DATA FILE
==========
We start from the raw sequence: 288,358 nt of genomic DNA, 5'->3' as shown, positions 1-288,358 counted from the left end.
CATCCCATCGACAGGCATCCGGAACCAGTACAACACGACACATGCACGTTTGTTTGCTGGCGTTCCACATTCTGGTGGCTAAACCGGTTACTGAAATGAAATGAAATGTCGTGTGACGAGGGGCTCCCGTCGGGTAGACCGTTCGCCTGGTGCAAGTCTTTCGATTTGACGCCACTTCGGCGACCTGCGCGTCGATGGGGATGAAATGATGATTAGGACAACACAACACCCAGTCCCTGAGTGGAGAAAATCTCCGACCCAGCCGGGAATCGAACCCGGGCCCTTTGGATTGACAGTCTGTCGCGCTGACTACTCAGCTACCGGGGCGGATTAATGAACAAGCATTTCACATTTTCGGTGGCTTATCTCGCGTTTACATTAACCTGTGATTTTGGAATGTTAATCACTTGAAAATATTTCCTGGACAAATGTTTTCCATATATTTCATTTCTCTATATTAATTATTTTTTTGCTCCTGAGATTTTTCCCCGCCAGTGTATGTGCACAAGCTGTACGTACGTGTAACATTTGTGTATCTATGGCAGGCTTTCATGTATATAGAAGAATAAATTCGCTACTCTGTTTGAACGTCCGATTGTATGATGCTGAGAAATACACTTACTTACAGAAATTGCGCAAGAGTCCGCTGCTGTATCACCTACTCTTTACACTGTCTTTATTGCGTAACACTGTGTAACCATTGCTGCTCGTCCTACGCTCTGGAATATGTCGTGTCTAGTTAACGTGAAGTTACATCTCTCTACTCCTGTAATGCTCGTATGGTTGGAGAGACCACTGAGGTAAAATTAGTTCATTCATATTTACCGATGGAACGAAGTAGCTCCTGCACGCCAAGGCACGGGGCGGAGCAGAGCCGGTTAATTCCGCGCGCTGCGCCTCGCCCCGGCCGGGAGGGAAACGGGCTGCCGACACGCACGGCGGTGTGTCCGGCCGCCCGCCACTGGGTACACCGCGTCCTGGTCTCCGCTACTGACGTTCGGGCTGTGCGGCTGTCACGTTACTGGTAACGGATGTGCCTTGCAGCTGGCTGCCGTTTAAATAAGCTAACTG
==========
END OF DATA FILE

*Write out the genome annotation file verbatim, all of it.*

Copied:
We start from the raw sequence: 288,358 nt of genomic DNA, 5'->3' as shown, positions 1-288,358 counted from the left end.
CATCCCATCGACAGGCATCCGGAACCAGTACAACACGACACATGCACGTTTGTTTGCTGGCGTTCCACATTCTGGTGGCTAAACCGGTTACTGAAATGAAATGAAATGTCGTGTGACGAGGGGCTCCCGTCGGGTAGACCGTTCGCCTGGTGCAAGTCTTTCGATTTGACGCCACTTCGGCGACCTGCGCGTCGATGGGGATGAAATGATGATTAGGACAACACAACACCCAGTCCCTGAGTGGAGAAAATCTCCGACCCAGCCGGGAATCGAACCCGGGCCCTTTGGATTGACAGTCTGTCGCGCTGACTACTCAGCTACCGGGGCGGATTAATGAACAAGCATTTCACATTTTCGGTGGCTTATCTCGCGTTTACATTAACCTGTGATTTTGGAATGTTAATCACTTGAAAATATTTCCTGGACAAATGTTTTCCATATATTTCATTTCTCTATATTAATTATTTTTTTGCTCCTGAGATTTTTCCCCGCCAGTGTATGTGCACAAGCTGTACGTACGTGTAACATTTGTGTATCTATGGCAGGCTTTCATGTATATAGAAGAATAAATTCGCTACTCTGTTTGAACGTCCGATTGTATGATGCTGAGAAATACACTTACTTACAGAAATTGCGCAAGAGTCCGCTGCTGTATCACCTACTCTTTACACTGTCTTTATTGCGTAACACTGTGTAACCATTGCTGCTCGTCCTACGCTCTGGAATATGTCGTGTCTAGTTAACGTGAAGTTACATCTCTCTACTCCTGTAATGCTCGTATGGTTGGAGAGACCACTGAGGTAAAATTAGTTCATTCATATTTACCGATGGAACGAAGTAGCTCCTGCACGCCAAGGCACGGGGCGGAGCAGAGCCGGTTAATTCCGCGCGCTGCGCCTCGCCCCGGCCGGGAGGGAAACGGGCTGCCGACACGCACGGCGGTGTGTCCGGCCGCCCGCCACTGGGTACACCGCGTCCTGGTCTCCGCTACTGACGTTCGGGCTGTGCGGCTGTCACGTTACTGGTAACGGATGTGCCTTGCAGCTGGCTGCCGTTTAAATAAGCTAACTG